Other than the sneaking suspicion that this car doesn't need me (with all that torque, it barely even needs me to shift), the one complaint that came up during the drive is the 135i's lack of a limited-slip rear differential. Mind you, I probably could live without one if I owned this car. But, occasionally, when the rear tires had trouble getting the power down on exit, I thought about driving the Genesis Coupe 3.8 and wished the One had a torsen limited-slip, too.
Our 135i just turned 20K and it's doing quite well thank you. In fact, it's been one of our most trouble free cars over the last year, a virtual 300-horsepower Honda Accord with real tires.
It's only been in the shop twice. The first trip was for scheduled maintenance and the second was to replace the original rubber that Erin tore to pieces at a local track day.
Even with its light colored interior, the 135i is wearing well. The seats look good, the dash isn't scratched or fading and the carpet looks respectable. Sure, it was not a cheap car to begin with, but it's not giving us any reason to believe that it's not worth the price.
It's easy to lay into the BMW 135i for its price tag: As equipped , our 2008 BMW 135i coupe cost $37,145. But these adaptive, bi-xenon headlights are standard on the 135i, and as I learned on Saturday night, they work very well.
That afternoon a friend (with a modified WRX) and I caravaned to Yerba Buena Road north of Malibu and took our cars through some corners. Yerba Buena is a rough road, but the 1 Series has plenty of suspension travel and managed fine over the ruts, remaining composed and compliant. It's hard not to notice the car's safety-minded predisposition toward understeer, but between its small footprint, sharp steering and gargantuan torque, it was still very fun on this narrow road.
We then parked the cars and hiked 1.5 miles up to Sandstone Peak, oooh and aahhing at the panomamic ocean/mountain vista upon reaching the top. Unfortunately, we turned down the wrong trail on our descent and had to do almost 2 miles of backtracking, using our cell phones to light our path. When we got back to the parking lot (shown above), we were tired, hungry and cold.
But the day wasn't over. With the BMW 135i lighting the way down Yerba Buena back to the coast, there was more driving fun to be had. With the high beams on (low beams shown above), I could see through most of the corners and we kept a decent pace on the way down.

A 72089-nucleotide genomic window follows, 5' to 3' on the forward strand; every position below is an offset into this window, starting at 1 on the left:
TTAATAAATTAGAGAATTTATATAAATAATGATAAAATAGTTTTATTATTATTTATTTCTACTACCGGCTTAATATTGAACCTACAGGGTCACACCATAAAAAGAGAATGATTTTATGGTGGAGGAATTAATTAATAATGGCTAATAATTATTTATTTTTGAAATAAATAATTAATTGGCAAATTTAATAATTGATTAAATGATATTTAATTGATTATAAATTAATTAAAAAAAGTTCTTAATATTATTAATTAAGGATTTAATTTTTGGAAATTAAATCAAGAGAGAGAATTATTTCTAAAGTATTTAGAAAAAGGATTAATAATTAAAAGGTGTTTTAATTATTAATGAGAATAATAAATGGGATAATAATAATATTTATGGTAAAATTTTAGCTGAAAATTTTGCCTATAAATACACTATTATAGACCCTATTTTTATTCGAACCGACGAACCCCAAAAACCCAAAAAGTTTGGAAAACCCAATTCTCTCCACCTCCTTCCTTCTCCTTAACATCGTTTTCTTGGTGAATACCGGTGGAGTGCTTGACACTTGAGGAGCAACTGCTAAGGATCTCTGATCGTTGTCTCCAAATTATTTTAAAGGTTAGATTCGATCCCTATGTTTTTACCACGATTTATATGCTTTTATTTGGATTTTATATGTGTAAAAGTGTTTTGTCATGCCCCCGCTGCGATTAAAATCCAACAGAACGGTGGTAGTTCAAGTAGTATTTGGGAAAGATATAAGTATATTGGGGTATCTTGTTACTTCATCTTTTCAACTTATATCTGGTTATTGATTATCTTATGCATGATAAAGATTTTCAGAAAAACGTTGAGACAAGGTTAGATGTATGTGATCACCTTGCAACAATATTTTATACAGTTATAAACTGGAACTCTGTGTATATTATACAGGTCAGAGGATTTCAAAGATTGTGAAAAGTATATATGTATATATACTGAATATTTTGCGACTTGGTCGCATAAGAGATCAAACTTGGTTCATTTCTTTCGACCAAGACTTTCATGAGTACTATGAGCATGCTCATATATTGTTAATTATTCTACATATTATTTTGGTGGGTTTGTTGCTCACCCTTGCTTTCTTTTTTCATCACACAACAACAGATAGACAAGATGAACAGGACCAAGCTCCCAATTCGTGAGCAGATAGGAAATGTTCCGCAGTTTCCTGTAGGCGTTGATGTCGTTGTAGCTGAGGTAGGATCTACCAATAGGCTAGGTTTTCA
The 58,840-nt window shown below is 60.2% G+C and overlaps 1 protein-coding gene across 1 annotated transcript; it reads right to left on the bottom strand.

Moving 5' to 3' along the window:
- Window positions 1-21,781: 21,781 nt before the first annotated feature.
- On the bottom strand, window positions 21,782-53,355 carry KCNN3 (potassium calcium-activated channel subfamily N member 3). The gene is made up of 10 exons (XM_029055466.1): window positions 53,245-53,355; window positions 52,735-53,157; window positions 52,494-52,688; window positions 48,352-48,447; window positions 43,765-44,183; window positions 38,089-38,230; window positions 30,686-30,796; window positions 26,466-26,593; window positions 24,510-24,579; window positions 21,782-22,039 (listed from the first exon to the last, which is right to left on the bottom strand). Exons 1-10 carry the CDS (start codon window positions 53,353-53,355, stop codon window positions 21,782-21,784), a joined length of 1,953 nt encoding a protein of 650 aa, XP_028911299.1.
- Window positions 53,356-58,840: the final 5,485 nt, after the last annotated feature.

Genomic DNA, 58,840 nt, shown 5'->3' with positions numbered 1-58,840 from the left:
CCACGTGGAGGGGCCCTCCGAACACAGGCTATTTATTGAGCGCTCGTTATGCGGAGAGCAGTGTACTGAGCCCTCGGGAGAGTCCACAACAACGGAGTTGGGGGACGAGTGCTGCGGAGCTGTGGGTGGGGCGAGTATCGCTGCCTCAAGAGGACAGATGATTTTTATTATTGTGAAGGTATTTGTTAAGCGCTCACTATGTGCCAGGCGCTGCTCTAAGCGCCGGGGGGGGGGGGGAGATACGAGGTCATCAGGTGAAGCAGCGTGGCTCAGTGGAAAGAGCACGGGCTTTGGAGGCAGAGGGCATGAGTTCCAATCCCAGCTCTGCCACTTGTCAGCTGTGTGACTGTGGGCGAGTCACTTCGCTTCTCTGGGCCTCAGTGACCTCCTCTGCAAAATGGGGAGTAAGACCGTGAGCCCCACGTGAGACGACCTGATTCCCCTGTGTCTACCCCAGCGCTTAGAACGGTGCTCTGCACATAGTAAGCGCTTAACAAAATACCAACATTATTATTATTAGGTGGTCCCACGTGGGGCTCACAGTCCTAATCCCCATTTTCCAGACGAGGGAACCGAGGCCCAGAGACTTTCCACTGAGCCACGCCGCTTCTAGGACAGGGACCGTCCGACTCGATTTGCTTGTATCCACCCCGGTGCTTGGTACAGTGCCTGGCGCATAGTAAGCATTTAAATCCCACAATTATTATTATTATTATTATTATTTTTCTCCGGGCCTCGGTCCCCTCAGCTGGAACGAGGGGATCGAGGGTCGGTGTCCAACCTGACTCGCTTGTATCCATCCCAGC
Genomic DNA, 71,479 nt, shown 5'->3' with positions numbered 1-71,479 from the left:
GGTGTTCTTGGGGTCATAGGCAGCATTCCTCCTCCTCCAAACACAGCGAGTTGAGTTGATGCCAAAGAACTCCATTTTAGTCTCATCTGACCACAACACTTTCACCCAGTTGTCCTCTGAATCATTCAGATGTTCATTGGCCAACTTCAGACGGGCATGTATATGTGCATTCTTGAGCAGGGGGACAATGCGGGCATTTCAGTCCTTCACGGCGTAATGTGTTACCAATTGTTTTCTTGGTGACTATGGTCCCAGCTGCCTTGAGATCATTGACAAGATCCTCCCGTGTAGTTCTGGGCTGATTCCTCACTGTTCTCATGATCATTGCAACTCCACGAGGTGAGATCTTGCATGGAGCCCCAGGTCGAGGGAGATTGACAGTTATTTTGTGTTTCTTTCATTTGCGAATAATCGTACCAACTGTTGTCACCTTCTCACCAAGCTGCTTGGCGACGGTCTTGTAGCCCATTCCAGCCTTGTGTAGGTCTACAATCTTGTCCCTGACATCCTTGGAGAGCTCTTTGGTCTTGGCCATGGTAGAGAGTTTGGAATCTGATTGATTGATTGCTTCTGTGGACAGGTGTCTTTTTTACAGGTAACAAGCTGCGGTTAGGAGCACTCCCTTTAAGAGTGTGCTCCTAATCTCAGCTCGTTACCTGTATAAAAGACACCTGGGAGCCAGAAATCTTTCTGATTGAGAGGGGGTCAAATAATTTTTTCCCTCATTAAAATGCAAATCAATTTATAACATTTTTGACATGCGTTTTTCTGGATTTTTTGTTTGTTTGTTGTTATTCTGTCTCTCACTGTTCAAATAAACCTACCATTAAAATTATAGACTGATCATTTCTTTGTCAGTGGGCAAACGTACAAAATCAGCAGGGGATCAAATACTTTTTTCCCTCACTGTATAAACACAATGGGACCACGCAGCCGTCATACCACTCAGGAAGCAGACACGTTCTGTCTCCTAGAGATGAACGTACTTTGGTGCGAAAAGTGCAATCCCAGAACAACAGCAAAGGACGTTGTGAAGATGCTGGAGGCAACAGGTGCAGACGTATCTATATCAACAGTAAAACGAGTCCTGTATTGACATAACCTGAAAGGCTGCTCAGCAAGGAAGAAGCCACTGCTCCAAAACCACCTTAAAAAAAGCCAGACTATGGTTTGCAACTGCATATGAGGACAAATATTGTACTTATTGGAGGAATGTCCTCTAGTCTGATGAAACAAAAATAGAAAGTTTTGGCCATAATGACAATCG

Yes, the picture isn't a close-up of the right-hand sideview mirror, but I felt it was a little more interesting. It was taken on Las Posas road in Camarillo, which is about 60 miles north of L.A., just off the PCH. Blue sky, open road and a twin-turbocharged Bimmer. It was a good day. Well, except for that mirror.
The mirror seemed to have a mind of its own. It has that handy "parking mode" which is when the mirror automatically dips down to show the curb when the transmission is placed in reverse. Saves you from flicking the switch yourself and thus makes parallel parking a little easier. Anyhoo, after you shift out of reverse, it goes back up to its preset position. But a couple of times, it changed its mind and moved back down after I had pulled away from the parking spot. I saw it happen a few times, as did my girlfriend. So no, I'm not losing my mind.
I checked to see if there were any recalls or service bulletins on this, but found none. We'll keep tabs on it and have it checked out at the One's next service.
As a single guy who loves small rear-drive performance cars, I should be totally smitten by our longterm 2008 BMW 135i. Yet the 135i doesn't haunt my dreams. In a way, I'm in a similar boat as my colleague Mr Sadlier is with the 370Z.
Not that the 135i isn't enjoyable to drive. On the contrary, it is a fine car. It rides well, is plenty quick and has a big dose of refinement in the way it takes to the road. The engine is flat-out sensational in just about every way you could conceivably ask for. Maybe the interior doesn't offer the last word in gadgetry, but that's not what I'm after. The seats in our long-termer do suck, though, as you're already well aware.
In analyzing my indifference, I've finally settled on this well-rounded docility as the source. 300hp in a car this small? On paper the 135i should be a cold-blooded assasin. It should be the performance car to take on all performance cars. A hooligan's delight. A rabid wolf in a droopy clown costume. You get the idea.
Instead, this small car is accessible and has the comport of a larger car. To BMW's credit, this no doubt helps with appealing to the masses. But there's another reason they're keeping the 135i meek. Fully exploiting the potential of what they hath wrought with the 135i would tread on the territory of the 335i and possibly the M3 too.
I can't deny that this is probably smart business sense. But whenever I drive the 135i, I think about what might have been.
As good as our longterm 2008 BMW 135i's twin-turbo 3.0-liter inline-six engine is — and it is undoubtedly good — there are people out there that think it can be made even better.
We recently crossed paths with Scott Barbour of DME Tune, a purveyor of BMW go-fast tuning solutions. In fact, tuning BMWs is all the company does.
After a brief chat, it became obvious that DME Tune is serious about doing it right. Company principals include Jim Conforti, a well-known name among BMW performance tuning, and Scott Barbour of Harman Motive tuning fame. An example of their anality is that they use a $1300 battery charger while reflashing, just to ensure the voltage stays absolutely stable.
Shortly thereafter, we decided to take the plunge and have DME Tune reflash our little 135i to give it some more punch.
But I'm getting ahead of myself. Some background first. Click the jump to learn more.
Who: DME Tune is a Los Angeles-based company specializing in extracting more performance from the 335i, 135i and, well, any BMW with the turbocharged N54 engine.